Research unbundling rules came into effect just over a year ago as part of MiFID II requirements. The goal of these rules was to enhance transparency and investor protection and eliminate conflict-of-interest risks associated with research between the buy side and sell side. The industry is split as to whether this is a positive or negative outcome for the industry. In reality, this is just the start of necessary change in the production, distribution and consumption of research.
A recent global survey of market participants conducted to understand how research provisioning has changed since the introduction of the new Markets in Financial Instruments Directive revealed that as price transparency becomes clearer, firms are becoming more discerning regarding the type of research they consume as well as their method of access. Some critics claim that this risks negatively impacting research provision, particularly on small- and mid-cap companies, threatening listings and secondary trading volumes as a result.
On the flip side, proponents believe MiFID II has offered an opportunity to open up the research market and challenge the status quo regarding the implementation and execution of investment ideas.
It is clear from the responses that research unbundling is now starting to take off across the industry. More than half (53%) of all buy-side respondents indicated that they have already implemented a global policy, and a further 20% plan to do so within the next five years. While research unbundling in Europe is likely driven by regulation, the rest of the world is being led by perceived end investor demand and the practicalities of implementing regulatory policy across different jurisdictions.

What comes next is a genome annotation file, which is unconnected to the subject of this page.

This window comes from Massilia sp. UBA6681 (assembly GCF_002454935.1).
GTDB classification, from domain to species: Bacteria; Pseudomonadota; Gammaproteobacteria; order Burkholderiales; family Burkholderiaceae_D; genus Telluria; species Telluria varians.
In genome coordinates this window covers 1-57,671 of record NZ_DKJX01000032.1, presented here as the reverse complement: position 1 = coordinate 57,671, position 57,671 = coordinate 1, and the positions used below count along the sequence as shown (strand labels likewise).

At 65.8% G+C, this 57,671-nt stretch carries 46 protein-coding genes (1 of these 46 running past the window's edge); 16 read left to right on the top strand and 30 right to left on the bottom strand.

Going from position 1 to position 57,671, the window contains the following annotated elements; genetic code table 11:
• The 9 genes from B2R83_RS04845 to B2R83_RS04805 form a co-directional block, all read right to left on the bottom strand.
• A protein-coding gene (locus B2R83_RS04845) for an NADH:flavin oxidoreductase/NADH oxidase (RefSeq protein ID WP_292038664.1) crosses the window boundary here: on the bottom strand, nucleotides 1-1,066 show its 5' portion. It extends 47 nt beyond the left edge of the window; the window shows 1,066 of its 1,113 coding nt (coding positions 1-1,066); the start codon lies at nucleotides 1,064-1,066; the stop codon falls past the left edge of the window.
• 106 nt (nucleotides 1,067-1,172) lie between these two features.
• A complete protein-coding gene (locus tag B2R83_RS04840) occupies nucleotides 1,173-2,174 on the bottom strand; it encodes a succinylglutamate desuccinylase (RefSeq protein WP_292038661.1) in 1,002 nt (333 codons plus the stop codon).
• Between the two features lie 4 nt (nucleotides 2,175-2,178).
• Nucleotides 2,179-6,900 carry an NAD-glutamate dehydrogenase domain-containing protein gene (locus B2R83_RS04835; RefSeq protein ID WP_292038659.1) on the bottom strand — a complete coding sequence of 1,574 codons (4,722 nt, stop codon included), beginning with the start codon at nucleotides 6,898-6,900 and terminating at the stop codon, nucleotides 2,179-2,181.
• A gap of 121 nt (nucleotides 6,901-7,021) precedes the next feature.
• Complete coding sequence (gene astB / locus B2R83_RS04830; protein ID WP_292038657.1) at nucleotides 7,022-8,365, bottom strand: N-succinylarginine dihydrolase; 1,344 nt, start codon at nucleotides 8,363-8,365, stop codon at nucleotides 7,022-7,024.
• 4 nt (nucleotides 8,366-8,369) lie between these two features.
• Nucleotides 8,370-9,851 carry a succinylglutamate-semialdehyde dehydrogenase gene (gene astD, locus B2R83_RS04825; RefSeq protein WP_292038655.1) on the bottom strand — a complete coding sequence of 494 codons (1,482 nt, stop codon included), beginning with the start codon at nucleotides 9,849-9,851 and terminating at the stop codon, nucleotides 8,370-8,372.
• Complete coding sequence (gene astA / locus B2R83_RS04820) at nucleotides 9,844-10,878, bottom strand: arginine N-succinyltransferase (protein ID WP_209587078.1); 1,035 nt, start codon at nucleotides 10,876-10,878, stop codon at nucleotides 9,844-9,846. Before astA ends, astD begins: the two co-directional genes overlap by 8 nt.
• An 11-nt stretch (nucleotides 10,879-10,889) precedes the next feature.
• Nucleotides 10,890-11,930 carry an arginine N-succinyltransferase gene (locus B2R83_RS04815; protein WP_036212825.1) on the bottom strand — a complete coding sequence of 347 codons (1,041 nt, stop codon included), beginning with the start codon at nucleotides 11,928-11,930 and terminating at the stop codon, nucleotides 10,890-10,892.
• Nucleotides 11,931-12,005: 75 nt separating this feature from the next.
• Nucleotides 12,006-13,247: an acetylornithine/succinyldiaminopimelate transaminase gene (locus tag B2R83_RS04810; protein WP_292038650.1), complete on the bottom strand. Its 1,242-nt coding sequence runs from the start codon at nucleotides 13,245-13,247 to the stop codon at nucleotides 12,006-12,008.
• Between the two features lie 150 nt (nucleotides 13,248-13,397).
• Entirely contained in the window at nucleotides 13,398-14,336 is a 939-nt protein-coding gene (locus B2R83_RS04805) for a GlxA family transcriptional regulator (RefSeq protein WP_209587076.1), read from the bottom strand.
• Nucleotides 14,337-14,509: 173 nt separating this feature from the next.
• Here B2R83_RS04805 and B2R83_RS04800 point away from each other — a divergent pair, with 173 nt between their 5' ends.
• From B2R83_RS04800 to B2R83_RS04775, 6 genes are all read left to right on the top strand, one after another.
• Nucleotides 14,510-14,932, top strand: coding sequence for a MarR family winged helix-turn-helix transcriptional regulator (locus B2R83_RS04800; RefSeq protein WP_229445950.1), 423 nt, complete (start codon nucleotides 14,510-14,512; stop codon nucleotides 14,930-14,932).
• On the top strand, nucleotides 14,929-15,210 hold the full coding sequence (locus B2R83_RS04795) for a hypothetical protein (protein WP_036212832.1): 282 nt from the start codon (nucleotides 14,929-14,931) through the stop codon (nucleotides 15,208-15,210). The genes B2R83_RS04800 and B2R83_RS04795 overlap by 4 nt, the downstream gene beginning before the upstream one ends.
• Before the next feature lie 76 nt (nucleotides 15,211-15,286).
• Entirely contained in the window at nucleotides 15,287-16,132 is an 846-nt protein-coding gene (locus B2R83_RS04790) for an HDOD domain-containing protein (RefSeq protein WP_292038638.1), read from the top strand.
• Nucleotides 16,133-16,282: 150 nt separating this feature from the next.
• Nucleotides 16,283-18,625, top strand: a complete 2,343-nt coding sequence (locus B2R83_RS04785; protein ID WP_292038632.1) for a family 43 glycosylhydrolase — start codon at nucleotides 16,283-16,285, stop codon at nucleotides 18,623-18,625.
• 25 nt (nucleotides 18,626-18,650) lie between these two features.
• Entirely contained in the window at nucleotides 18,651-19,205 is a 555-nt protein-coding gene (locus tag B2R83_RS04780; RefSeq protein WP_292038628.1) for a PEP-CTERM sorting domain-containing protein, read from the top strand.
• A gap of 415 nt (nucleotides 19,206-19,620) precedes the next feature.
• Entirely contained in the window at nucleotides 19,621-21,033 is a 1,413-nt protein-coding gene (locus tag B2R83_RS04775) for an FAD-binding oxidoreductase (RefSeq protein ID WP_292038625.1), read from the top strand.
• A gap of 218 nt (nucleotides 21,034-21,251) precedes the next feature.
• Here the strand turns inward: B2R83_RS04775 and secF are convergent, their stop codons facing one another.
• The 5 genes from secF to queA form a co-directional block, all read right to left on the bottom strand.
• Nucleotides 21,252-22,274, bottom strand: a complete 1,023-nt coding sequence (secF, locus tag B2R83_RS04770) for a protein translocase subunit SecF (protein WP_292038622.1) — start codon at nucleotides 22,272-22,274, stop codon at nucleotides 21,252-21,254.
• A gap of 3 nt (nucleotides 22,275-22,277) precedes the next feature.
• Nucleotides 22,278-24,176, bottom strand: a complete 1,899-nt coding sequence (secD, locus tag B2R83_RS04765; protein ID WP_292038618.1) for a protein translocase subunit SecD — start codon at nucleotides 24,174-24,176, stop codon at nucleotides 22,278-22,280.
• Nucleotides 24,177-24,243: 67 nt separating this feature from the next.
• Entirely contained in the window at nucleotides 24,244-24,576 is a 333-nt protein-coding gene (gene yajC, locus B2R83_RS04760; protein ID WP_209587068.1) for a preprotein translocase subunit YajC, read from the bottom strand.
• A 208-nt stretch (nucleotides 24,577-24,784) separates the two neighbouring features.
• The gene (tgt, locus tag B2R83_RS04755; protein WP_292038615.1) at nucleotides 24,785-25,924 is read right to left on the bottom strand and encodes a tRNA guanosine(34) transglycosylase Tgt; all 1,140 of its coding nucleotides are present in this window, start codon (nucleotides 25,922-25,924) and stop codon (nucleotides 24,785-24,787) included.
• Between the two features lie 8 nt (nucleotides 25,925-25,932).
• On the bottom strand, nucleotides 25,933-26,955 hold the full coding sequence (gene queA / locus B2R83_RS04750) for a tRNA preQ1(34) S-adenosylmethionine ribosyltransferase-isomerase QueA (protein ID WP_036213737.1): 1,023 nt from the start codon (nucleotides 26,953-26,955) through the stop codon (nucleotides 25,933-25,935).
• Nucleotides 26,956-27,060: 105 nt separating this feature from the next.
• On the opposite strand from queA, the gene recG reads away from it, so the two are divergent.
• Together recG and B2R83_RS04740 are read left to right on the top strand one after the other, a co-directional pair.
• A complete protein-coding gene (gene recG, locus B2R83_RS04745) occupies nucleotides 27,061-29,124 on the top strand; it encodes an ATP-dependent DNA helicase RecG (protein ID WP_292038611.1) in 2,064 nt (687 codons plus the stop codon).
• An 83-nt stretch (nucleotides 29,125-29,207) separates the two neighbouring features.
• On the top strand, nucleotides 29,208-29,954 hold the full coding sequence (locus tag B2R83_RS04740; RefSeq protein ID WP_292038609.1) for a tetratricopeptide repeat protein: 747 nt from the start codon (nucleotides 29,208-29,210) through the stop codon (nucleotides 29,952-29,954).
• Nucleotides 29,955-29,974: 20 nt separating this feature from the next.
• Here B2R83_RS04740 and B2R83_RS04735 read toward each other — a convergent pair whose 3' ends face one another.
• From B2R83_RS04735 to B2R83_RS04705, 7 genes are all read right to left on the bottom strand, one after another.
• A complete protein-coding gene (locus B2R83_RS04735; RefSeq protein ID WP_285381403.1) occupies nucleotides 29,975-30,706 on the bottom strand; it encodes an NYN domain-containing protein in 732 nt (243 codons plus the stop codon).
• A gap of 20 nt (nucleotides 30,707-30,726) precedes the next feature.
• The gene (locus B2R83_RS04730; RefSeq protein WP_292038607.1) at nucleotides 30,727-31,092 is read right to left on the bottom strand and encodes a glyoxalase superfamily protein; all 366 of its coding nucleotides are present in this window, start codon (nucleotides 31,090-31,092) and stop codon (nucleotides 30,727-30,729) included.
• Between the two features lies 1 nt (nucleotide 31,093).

For U.S. respondents, those firms that have been able to ring-fence Europe also have chosen to do so with an acknowledgement and fiduciary duty to treat all clients fairly, but a growing number of global firms are opting to align themselves to MIFID II.
Value-Add Research Matters
With that said, today’s dominant research providers remain the bulge brackets for now, with 69% of respondents indicating they chose global investment banks over regional specialists — but this may yet change. While firms initially intended to use Research Payment Accounts (RPAs) funded by a research charge to the client, the last quarter of 2017 saw an increasing number reversing their decision and opting to pay for research via their own P&L. When firms implemented the move to P&L, the primary concern was to make sure research agreements were in place in time for Jan. 3, 2019. Bulge bracket banks benefited from this due to their coverage and multiple touch points across organizations.